Which Joe gave his name to ‘sloppy joes’? We look at five interesting sandwiches and their lexical origins.
[mass noun] Small particles of snow with a fragile crust of ice; soft hail.
- ‘Derived from the German word for barley, graupel is created when supercooled water droplets coat a snowflake with ice or when a supercooled drop develops an outer coating of ice without freezing through.’
- ‘When this process continues so that the shape of the original snow crystal is no longer identifiable, the resulting crystal is referred to as graupel.’
- ‘Graupel is a wonderful form of precipitation. It is not snow, not hail, not sleet, and definitely not rain.’
- ‘Notice for this wind field that graupel falls rapidly to the surface and drifts only a short distance downwind.’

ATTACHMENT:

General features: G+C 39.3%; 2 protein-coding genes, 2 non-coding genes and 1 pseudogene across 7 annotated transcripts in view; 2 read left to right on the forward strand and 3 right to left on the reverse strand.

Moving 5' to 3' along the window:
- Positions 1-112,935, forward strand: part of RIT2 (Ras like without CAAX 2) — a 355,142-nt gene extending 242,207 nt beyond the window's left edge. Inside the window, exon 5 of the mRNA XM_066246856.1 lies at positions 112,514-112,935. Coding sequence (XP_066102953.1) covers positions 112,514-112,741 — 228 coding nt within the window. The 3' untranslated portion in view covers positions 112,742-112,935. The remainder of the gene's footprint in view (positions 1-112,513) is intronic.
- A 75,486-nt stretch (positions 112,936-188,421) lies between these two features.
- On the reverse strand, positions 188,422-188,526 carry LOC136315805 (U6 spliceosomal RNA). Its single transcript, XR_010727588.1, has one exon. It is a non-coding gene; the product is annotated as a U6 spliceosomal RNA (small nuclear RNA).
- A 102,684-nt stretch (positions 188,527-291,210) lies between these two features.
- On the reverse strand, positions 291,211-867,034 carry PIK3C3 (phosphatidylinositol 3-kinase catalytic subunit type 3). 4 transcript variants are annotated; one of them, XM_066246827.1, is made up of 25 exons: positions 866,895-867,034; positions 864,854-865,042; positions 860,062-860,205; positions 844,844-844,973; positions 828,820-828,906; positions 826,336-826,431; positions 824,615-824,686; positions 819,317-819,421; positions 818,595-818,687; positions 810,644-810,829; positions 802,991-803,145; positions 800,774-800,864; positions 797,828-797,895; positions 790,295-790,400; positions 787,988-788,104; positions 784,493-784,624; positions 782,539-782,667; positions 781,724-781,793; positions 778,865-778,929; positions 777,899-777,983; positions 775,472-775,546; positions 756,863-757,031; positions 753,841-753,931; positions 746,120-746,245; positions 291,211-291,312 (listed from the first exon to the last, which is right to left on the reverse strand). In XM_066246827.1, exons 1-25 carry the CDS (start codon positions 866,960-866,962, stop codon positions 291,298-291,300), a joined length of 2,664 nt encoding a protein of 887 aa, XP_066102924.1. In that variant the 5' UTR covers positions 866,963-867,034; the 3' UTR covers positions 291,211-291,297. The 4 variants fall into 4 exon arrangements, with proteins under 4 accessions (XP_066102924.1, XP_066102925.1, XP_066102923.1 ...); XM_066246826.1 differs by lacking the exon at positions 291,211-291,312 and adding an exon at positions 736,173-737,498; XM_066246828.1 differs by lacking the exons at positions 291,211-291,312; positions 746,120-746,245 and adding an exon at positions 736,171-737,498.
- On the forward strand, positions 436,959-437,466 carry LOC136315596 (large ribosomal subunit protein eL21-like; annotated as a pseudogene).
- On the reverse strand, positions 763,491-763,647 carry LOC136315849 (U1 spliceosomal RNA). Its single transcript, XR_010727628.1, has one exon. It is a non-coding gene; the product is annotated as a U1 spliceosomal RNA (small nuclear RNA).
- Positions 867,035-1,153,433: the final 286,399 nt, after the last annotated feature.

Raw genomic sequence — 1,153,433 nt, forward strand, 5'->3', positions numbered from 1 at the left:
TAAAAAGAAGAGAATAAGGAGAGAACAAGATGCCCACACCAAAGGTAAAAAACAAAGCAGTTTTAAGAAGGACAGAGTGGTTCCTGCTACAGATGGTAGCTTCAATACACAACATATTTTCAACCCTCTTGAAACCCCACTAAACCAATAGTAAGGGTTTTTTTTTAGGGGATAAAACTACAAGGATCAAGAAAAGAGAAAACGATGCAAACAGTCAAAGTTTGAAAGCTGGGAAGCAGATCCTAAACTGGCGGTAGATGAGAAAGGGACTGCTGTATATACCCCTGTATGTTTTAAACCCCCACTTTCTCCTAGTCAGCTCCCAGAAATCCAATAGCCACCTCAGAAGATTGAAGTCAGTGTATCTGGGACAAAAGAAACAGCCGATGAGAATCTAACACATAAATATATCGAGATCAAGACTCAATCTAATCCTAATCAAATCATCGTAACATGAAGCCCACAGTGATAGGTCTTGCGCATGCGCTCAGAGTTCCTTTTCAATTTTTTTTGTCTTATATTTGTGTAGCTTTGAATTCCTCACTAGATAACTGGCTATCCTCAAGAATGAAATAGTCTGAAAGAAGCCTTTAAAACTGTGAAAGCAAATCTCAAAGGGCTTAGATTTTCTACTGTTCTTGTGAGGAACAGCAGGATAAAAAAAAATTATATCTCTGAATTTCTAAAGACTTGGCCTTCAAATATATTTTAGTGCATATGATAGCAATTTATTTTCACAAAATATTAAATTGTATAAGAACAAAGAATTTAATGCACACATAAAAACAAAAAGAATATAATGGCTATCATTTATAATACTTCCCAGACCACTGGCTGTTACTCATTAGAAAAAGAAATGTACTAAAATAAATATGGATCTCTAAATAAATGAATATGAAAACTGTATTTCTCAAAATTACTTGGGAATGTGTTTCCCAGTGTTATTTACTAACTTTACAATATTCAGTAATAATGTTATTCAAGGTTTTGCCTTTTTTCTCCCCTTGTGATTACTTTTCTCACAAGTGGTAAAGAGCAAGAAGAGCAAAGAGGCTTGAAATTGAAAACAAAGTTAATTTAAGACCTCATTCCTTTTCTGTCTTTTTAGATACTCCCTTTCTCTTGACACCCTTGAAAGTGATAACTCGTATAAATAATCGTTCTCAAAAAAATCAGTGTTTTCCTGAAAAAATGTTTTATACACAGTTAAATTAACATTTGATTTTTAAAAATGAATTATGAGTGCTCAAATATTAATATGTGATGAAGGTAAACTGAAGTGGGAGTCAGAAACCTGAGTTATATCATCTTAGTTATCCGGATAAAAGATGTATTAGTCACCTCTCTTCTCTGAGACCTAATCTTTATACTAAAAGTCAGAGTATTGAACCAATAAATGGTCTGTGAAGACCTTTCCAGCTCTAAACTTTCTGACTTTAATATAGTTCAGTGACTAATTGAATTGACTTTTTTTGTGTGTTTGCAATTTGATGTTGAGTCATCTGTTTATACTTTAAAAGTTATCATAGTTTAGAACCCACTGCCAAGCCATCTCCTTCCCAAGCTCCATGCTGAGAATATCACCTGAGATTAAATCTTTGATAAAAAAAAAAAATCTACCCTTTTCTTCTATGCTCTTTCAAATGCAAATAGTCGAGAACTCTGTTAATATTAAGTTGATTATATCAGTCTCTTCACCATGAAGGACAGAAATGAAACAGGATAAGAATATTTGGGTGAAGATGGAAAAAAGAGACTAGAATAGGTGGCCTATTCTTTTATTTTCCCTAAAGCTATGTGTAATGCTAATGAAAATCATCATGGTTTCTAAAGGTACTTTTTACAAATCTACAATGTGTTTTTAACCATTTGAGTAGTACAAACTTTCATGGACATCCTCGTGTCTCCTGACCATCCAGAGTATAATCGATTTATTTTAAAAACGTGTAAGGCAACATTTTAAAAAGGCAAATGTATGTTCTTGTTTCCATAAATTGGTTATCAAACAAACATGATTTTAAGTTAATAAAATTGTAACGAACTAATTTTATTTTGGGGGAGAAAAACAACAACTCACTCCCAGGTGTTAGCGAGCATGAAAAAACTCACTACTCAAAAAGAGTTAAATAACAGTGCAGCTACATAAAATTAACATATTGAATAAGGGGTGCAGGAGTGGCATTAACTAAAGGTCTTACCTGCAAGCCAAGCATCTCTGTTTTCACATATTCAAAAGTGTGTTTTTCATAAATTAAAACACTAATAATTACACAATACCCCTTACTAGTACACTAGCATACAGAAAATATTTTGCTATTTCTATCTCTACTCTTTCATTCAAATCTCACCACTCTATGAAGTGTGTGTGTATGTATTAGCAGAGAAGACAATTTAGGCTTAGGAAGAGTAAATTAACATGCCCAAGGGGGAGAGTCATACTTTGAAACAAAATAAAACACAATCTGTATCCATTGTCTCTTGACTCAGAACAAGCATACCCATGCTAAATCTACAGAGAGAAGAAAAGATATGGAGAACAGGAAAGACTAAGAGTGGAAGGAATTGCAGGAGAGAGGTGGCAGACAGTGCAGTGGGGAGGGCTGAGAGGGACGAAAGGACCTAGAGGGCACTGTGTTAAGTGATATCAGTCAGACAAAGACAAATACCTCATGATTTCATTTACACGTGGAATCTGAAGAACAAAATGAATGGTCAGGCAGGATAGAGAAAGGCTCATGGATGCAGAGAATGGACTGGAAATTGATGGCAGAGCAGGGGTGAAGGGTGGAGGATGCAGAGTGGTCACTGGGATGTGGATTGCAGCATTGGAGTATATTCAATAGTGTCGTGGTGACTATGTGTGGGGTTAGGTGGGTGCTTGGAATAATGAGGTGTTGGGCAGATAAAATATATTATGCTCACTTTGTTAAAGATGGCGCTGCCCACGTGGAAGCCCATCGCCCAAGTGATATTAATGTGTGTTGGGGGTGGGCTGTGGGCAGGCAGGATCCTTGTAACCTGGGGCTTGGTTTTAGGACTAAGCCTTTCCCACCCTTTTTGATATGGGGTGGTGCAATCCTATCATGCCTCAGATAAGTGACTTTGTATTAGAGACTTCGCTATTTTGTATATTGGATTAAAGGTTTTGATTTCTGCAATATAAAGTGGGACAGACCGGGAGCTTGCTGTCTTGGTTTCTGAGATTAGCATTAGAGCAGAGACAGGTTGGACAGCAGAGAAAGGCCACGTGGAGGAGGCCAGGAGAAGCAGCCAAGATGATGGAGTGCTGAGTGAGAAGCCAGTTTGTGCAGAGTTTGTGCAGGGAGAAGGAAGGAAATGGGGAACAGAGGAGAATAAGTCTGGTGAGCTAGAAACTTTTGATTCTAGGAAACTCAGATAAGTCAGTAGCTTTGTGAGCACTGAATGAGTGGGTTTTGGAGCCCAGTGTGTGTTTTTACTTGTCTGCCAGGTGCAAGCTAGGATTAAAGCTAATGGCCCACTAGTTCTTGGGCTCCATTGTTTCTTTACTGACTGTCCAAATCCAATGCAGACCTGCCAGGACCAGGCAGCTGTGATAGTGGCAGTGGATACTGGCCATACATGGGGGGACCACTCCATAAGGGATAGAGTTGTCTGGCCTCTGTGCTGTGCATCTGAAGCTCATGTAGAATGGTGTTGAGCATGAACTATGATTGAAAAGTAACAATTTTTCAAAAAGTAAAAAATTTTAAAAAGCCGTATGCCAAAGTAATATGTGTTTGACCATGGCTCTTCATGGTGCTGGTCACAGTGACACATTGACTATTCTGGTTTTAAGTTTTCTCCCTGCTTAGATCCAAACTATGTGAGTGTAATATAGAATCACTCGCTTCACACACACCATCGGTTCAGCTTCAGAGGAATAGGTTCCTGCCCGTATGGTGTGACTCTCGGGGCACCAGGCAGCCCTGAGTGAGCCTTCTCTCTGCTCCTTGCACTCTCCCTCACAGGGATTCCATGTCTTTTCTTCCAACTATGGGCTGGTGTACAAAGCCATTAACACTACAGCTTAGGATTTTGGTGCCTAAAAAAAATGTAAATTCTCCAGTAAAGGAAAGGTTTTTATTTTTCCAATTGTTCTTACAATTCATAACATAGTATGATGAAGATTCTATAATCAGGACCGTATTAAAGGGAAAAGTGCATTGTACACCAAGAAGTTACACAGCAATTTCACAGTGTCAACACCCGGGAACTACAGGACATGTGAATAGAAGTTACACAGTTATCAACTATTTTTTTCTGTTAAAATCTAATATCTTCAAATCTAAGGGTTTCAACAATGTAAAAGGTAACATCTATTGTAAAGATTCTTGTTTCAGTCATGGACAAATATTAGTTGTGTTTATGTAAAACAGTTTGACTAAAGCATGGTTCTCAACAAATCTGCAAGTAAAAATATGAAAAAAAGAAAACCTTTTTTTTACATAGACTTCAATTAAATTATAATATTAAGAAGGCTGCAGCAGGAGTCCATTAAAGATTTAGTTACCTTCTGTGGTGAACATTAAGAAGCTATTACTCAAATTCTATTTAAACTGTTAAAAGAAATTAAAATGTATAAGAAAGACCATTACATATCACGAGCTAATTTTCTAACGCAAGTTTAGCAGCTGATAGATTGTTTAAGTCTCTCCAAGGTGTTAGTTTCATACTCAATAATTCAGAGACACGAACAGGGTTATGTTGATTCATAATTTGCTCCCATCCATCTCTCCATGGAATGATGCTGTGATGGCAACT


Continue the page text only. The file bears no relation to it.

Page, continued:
- ‘In this work the growth, motion and charging of graupel particles are simulated by computer.’
Late 19th century: German Graupel, back-formation from graupeln to hail with soft hailstones, from Graupe cereal grain.
Are you looking for a word for a foolish person? We explore twelve interesting words to describe the dunderheads in your life.
Before you run for the hills, let’s run through a list of ‘run’ expressions that are running through our minds.
The definitions of ‘buddy’ and ‘bro’ in the OED have recently been revised. We explore their history and increase in popularity.